When Judy and Jeff Wert asked designer Lindsey Taylor to come and look at their garden in Westchester County about 50 miles north of New York City, they were planning to focus on a redesign for the landscape that surrounds the backyard swimming pool.
“But when I pulled up to the site and saw the house, there was a pergola sitting in the middle of the front garden, for no reason, boxwoods that had seen better days, and a lonely stairway that seemed to go to nowhere, made of pressure-treated wood with slabs of bluestone on top,” says Taylor. “The front garden was really in need of a makeover and I was thinking, oh no, what if they might like it the way it is? And if so, how could we work together?”
Luckily the Werts, co-owners of executive search firm Wert & Co., agreed with Taylor. “They had owned the house for a while, and it’s been a long time coming that they’ve wanted to do more with the front garden. Moreover they had become garden enthusiasts and were eager for a plant-forward, more contemporary approach that made sense with the architecture of the house,” says Taylor, who came up with a budget-friendly plan to create an airy, welcoming front garden:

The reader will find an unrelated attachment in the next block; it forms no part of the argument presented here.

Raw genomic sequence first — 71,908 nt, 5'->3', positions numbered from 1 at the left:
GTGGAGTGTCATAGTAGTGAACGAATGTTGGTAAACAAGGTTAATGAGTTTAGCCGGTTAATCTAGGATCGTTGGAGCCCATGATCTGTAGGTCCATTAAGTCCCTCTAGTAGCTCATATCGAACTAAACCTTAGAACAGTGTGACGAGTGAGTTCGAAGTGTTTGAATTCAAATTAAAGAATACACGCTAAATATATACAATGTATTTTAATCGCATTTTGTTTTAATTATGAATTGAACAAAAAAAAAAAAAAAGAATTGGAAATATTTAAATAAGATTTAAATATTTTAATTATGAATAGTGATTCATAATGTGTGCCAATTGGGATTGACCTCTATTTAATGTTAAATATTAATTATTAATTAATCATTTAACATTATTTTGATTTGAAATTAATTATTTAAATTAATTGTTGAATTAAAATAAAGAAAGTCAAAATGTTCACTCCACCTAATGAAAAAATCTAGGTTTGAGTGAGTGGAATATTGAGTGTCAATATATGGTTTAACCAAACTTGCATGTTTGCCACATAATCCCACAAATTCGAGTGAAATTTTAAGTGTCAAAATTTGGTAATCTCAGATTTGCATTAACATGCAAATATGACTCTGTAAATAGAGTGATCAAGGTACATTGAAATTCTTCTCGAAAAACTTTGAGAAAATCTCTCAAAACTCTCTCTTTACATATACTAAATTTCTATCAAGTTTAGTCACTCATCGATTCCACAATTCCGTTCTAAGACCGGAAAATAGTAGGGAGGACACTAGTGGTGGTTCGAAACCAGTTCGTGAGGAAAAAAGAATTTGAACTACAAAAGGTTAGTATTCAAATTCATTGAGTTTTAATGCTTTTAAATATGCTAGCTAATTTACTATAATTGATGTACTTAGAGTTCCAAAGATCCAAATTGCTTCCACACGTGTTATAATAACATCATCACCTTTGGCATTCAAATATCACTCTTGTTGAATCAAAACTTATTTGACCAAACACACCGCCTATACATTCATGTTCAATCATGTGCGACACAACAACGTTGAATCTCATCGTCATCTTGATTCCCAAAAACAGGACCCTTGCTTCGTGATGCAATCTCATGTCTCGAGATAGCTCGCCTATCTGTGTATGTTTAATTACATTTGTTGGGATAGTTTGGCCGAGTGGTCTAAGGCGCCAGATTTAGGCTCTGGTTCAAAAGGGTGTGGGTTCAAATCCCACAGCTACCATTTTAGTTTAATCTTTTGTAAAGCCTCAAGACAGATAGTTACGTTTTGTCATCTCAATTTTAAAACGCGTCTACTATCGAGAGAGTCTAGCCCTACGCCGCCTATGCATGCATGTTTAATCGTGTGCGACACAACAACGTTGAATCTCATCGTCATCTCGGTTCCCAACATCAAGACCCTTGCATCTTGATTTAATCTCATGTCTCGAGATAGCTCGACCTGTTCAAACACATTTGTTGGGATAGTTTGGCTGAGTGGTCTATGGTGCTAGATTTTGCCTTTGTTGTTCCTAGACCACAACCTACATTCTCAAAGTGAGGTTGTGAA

Photography by Meredith Heuer except where noted.
“The first thing I did was remove, edit, and relocate,” says Taylor. “The salvageable boxwood I moved to the back garden. Barberry blocking the attractive original stone chimney were ditched. The pergola was plastic, a cheap solution which didn’t provide you any mystery or a nice progression to entry, and had no aesthetic relationship to the house, was eliminated. And we removed the large, ‘dated’ river stones along the steps, reseeding with grass while a new design was developed. Editing made everything look so much better immediately.”
An earlier remodel had added an addition (at Right) with bedrooms and garage below. “We took off the railing on the lower part of addition, which was making the house look institutional,” says Taylor. “My whole goal was to soften the addition and draw the focus on the charming old part of the house.”
An existing euonymous vine on the front facade “provided an attractive green background, and was well-maintained, so we kept it,” says Taylor.
To balance the large mature existing Japanese maple tree (above at Left), Taylor planted a native dogwood tree on the right side of the walkway. Cornus Florida ‘Cherokee Princess’ has white flowers in early spring and is also positioned to mask and soften the scale of a modern addition added to the house during a previous remodel.
“The next step was to redesign the direction of the stairs,” says Taylor, who collaborated with Thomas Wright of Newburgh, NY-based Atlas Industries to work on the elevation change from the driveway. They added two dry-laid stone walls to soften the grade change and created two generous landings on the stairway.
The Plant Palette
For more Before & After transformations, see:
- Before & After: From “Fishbowl” Townhouse to Private Oasis in Manhattan.
- Rehab Diary: A Year in the Life of a Brooklyn Garden.
- Before & After: A Modern Townhouse Garden in Brooklyn.
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